Just north of Trieste is Borgo Grotta Gigante, home to one of the world’s largest tourist caves, second only to La Verna cave in south-western France. The cave, aptly named Grotta Gigante (Giant cave) is also known as Riesengrotte or as Grotta di Brisciachi, and is located on the Italian side of the Karst. Its central cavern is 107 m (351 ft) high, 65 m (213 ft) wide and 130 m (430 ft) long. It is around 10 million years old.
The cave was first explored by Antonio Federico Lindner in 1840. He had hoped to tap into the Timavo River in order to provide a supplementary water source for the rapidly growing city of Trieste, but that was not to be. Exploration continued in following years, in particular by the daring and adventurous Giovanni Sigon, considered the father of Triestine spelunking. In 1890, a second opening was discovered and the Club Touristi Triestini undertook a complete exploration of the cave, eventually uncovering a third entrance. In 1897, it was fully mapped by Andrea Perko, a leading speleologist who compiled an important report on his archeological findings. In 1905 work began on steps leading to the floor of the cave and it was opened to the public on July 5 1908. On that occasion, the cave was lit with thousands of candles, regular and acetylene torches and a chandelier with hundreds of votives while the town band played Richard Wagner’s Siegfried of the Der Ring des Nibelungen, one can only imagine the spectacle! Sightseeing in the cave only really began in 1957 when it was wired for electrical illumination.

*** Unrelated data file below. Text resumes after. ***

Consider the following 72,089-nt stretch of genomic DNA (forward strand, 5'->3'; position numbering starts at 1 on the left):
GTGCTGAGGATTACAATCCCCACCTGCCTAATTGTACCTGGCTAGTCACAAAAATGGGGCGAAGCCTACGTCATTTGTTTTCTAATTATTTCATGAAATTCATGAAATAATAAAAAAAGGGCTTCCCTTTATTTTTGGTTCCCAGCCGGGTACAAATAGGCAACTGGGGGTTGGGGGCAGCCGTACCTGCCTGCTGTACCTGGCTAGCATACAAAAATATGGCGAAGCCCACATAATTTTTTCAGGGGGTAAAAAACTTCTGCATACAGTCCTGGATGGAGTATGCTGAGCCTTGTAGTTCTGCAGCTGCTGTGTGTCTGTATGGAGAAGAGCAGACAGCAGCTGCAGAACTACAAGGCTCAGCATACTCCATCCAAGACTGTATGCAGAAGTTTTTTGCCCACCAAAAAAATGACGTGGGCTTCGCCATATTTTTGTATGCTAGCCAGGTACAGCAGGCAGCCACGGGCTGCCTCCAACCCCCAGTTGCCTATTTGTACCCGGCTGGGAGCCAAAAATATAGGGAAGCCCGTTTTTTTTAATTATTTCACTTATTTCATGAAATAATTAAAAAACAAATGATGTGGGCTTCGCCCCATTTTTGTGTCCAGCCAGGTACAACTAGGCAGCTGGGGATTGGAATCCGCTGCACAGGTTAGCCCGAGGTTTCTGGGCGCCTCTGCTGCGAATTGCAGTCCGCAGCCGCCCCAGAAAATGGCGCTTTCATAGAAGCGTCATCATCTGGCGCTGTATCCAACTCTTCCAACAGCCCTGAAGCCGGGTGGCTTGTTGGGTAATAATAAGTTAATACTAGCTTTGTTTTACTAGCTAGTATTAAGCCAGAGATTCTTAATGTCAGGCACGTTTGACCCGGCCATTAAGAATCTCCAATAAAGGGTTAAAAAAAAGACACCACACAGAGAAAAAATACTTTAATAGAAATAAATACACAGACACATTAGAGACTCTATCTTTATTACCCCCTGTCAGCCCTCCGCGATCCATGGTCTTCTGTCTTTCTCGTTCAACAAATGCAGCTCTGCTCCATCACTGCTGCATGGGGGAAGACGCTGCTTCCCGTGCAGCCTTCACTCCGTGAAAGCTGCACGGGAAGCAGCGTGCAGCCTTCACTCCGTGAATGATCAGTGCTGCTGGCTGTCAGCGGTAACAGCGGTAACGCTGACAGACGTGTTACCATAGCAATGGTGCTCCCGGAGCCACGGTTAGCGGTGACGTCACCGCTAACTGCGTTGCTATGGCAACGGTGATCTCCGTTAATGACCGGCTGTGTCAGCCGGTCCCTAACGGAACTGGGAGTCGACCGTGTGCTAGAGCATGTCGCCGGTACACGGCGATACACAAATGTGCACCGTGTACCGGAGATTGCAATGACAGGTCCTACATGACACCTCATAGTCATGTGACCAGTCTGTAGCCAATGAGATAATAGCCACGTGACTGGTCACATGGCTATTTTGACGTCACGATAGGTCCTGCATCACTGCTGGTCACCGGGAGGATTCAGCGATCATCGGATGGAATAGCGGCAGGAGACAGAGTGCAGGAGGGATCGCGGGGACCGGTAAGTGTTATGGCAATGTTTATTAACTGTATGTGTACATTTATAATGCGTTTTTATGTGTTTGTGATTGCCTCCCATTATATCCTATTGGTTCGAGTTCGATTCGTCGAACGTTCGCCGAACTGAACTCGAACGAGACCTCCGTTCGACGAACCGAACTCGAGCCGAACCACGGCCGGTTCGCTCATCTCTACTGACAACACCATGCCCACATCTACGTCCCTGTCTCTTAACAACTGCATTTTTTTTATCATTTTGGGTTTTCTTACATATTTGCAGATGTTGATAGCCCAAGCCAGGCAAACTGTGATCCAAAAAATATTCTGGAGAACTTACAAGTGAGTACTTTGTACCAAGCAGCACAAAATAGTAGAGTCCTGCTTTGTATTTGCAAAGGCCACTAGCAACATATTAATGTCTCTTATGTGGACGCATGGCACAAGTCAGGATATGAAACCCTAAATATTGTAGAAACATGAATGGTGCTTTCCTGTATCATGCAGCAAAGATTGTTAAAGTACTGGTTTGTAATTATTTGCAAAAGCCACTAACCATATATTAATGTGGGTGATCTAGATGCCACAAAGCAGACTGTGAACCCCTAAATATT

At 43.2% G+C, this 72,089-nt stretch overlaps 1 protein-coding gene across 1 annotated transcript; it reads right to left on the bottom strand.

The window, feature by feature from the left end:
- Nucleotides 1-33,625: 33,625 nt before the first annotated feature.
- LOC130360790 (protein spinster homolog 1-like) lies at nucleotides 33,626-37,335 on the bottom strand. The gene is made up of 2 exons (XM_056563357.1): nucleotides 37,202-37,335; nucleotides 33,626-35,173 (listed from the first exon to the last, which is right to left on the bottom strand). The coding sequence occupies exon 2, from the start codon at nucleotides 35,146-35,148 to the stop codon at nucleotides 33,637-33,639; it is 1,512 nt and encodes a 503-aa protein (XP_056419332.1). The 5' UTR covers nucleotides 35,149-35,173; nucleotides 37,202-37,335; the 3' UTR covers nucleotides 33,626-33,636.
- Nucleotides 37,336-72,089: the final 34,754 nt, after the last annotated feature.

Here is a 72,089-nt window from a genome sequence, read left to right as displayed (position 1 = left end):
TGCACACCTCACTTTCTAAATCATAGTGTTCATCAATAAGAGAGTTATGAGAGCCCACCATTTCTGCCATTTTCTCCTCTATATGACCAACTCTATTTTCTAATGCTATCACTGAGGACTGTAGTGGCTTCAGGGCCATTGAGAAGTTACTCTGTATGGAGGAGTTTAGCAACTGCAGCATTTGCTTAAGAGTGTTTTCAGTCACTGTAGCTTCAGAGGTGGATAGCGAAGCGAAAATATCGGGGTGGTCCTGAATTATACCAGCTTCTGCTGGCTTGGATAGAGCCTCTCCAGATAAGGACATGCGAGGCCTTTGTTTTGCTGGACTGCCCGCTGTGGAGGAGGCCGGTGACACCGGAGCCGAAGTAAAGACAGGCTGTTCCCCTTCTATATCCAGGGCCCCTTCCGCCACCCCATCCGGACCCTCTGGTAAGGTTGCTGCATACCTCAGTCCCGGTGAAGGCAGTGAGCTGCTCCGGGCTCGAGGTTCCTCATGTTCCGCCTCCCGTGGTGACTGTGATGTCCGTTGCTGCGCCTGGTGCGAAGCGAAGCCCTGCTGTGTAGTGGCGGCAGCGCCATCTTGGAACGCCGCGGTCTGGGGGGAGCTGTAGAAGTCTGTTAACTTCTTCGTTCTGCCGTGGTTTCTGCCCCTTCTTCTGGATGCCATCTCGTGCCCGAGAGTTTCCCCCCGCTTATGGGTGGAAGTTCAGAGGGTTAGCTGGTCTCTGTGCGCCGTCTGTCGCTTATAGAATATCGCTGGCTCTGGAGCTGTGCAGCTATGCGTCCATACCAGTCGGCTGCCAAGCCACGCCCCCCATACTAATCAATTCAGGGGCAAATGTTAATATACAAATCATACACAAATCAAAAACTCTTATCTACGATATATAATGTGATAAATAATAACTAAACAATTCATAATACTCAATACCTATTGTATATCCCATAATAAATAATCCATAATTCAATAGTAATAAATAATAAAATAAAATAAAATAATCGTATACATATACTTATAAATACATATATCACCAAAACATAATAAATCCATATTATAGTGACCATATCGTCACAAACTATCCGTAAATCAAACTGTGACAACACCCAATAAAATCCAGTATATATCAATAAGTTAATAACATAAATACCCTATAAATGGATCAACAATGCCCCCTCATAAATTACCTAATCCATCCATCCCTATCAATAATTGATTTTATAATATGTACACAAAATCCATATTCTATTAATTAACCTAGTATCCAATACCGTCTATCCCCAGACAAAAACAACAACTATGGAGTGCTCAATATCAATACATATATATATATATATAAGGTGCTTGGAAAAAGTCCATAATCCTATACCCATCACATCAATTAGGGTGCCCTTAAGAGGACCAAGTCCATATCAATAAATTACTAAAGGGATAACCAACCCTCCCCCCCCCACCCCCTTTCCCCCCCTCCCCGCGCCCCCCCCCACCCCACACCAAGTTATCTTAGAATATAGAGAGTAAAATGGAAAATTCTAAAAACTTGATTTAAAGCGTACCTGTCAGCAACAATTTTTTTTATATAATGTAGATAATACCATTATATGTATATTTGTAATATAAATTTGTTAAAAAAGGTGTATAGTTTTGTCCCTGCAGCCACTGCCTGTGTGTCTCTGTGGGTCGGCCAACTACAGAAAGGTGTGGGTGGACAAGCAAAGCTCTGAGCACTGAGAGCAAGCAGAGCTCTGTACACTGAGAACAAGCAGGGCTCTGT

It is a constant 52 degrees in the cave and humidity is at 96%. There are many large stalagtites and stalagmites, several of exceptional beauty and size. A main feature of these stalagmites is their “dish-pile” appearance, formed by water dropping from up to 80 meters depositing calcium carbonate over a wide area. The tallest stalagmite is Colonna Ruggero which is 12 meters tall. Their rate of growth is 1 mm per 15 yrs.
There are 500 steps leading down to the lowest point of the cave (which means there are 500 coming back up!). The tour takes about 1 hour and the distance covered is just under 1 km. Throughout the year, special events and concerts take place in the cave, some of the more famous are the annual parties like Halloween, San Nicolo (Trieste’s Santa Claus usually the first week of Dec.) and the Befana who visits in the first week of January. There are also wine tastings, tightrope walkers and acrobatic performances and of course many science-focused gatherings. Grotta Gigante is open year round but check the website for specific hours as they change.
Località Borgo Grotta Gigante 42/A – Sgonico (Trieste)
tel. & fax +39 040/327312